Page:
The chamber, it is revealed, in in an abandoned girls' bathroom.  Harry is able to get in, because he speaks Parseltongue, and once in, he is separated from Ron when Lockheart, whom they have forced to come with them, attempts to attack them and it backfires, due to the fact that he tries to perform a spell with Ron's damaged wand, causing the spell to backfire on him.  Going further, he find Ginny near-death, and is surprised to discover that the Riddle boy is now physically there - and in control of the large basilisk that has been trying to kill people in school, but succeeded mainly only in petrifying people in the castle.  


"Tom Marvolo Riddle" - When mixed up, the letters in his name can also tead, "I am Lord Voldemort."  Some kids are too clever for their own good...


Tom, it is revealed, is very much like Harry, but they share one other similarity that is shocking - Tom Marvolo Riddle is the boy who would later become Lord Voldemort, and he had left a piece of himself in his diary to wreck havok later in life.  He was the heir of Slytherin and had used Ginny, who had gotten ahold of his diary, to do his dirty work.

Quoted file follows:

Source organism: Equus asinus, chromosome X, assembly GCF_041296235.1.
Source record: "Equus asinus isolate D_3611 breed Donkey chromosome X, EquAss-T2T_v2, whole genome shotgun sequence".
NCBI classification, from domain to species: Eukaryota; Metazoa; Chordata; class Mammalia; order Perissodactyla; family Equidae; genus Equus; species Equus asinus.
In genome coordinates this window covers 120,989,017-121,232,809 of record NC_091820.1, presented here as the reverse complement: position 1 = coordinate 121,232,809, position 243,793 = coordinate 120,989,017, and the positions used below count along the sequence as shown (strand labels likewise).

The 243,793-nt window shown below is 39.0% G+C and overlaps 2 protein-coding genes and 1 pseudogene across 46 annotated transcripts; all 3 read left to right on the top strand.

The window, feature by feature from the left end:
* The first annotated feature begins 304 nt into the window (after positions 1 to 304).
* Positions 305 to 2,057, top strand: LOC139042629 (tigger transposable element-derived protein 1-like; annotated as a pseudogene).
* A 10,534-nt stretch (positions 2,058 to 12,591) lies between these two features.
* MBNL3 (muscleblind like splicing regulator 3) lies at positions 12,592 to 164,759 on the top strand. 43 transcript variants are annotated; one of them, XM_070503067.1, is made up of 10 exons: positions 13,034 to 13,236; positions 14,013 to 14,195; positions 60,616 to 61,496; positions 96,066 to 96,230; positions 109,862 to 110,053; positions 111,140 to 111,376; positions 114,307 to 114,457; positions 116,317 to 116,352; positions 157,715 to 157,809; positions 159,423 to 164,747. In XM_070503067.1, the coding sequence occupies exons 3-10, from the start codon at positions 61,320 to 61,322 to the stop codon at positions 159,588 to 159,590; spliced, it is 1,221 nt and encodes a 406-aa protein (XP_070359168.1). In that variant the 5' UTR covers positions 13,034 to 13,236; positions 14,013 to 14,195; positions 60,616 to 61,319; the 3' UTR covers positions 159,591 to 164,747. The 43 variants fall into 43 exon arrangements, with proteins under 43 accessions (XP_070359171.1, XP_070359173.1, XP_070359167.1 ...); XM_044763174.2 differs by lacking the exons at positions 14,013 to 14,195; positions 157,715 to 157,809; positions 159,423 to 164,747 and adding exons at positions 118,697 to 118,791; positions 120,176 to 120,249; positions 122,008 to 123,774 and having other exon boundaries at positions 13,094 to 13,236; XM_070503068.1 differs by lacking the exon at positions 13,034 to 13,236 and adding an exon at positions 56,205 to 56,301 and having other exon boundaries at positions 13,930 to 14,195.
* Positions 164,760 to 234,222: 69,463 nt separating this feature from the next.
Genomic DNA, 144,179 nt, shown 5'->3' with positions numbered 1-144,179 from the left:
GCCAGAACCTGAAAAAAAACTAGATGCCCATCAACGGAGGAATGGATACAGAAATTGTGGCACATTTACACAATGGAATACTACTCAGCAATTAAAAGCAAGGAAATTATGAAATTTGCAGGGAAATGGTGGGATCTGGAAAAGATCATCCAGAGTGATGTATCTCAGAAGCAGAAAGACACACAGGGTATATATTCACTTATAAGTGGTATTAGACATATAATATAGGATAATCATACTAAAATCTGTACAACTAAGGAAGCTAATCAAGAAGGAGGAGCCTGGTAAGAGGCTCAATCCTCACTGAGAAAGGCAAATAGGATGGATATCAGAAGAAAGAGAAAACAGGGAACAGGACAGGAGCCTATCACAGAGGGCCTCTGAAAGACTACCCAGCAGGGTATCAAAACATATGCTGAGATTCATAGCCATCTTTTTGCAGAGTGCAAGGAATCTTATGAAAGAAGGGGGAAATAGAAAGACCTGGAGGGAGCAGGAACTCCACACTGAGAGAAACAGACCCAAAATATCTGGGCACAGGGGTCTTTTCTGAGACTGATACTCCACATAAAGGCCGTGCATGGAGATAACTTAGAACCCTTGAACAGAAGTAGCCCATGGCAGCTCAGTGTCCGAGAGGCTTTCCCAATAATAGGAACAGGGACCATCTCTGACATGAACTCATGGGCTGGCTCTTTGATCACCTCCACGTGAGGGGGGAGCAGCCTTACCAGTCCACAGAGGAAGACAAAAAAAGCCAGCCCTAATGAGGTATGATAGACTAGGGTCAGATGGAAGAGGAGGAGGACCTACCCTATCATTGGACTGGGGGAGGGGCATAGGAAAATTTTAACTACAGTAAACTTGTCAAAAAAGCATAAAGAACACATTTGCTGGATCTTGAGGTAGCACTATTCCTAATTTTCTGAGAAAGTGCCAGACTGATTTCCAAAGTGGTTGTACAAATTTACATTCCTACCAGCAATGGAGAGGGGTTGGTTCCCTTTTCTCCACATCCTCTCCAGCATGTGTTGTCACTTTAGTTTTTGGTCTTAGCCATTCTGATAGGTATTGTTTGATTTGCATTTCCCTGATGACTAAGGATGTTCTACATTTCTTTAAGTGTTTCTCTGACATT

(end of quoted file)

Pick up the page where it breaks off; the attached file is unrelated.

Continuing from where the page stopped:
He sics the monstrous snake on Harry, who would have surely died, especially following the snake breaking off a poisoned fang into Harry, if not for the phoenix Fawkes who is the faithful companion of Dumbledore who appears int he chamber, blinding the monster snake, providing Harry the means to summon the sword of Godric Griffindor and then saving Harry from the poison of the fang. 


Destroying the Basilisk, Harry then uses the fang that almost killed him to destroy the charm of the diary.


All that is left is to escape the chamber with the three people who entered the chamber and Harry arrives in Dumbledore's office to see the Headmaster's returned - along with the Weasleys, grieving over the fate of Ginny, right before they enter with Ginny, well alive, in tow.  it is then revealed that Lucius engineered everything that happened, more or less directly, slipping Voldemort's old diary into Ginny's cauldron while in the bookstore.  Harry reveals this, and Dumbledore lets it be known that Lucius no longer has any place on the school's board.